Coined as a cant word in the Meiji period. Derived originally from the term 角袖 (kakusode, Japanese-style overclothes, literally square sleeve, corner sleeve), in reference to the everyday clothing of plainclothes officers, as opposed to regular constables or police officers who would wear uniforms. The term kakusode was reversed by its constituent parts, producing sodekaku, and then abbreviated to produce deka.[1][2][3]

Although not explicitly recorded in dictionaries, the abbreviation process apparently involved a reformulation from sodekaku to kusodeka to include the term (kuso, crap, shit). This was then reanalyzed as kuso “crappy, shitty” + deka “detective”, with the latter part then being used independently.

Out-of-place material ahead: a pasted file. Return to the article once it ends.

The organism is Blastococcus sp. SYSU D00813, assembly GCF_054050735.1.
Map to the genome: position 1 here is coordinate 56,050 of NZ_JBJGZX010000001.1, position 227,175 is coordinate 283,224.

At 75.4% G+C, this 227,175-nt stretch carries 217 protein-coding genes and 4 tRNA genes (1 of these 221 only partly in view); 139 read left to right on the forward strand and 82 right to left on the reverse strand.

The English term dick as slang for detective appears to be more recent, and thus had no influence on the formation of the Japanese term.

First attested in an argot dictionary of 1892.[1]



でか (deka

  1. [from 1892] (slang) a detective, a plainclothes police officer or constable



  1. 1.0 1.1 1988, 国語大辞典(新装版) (Kokugo Dai Jiten, Revised Edition) (in Japanese), Tōkyō: Shogakukan
  2. 2.0 2.1 2006, 大辞林 (Daijirin), Third Edition (in Japanese), Tōkyō: Sanseidō, →ISBN
  3. ^ 1995, 大辞泉 (Daijisen) (in Japanese), Tōkyō: Shogakukan, →ISBN
  4. ^ 1997, 新明解国語辞典 (Shin Meikai Kokugo Jiten), Fifth Edition (in Japanese), Tōkyō: Sanseidō, →ISBN

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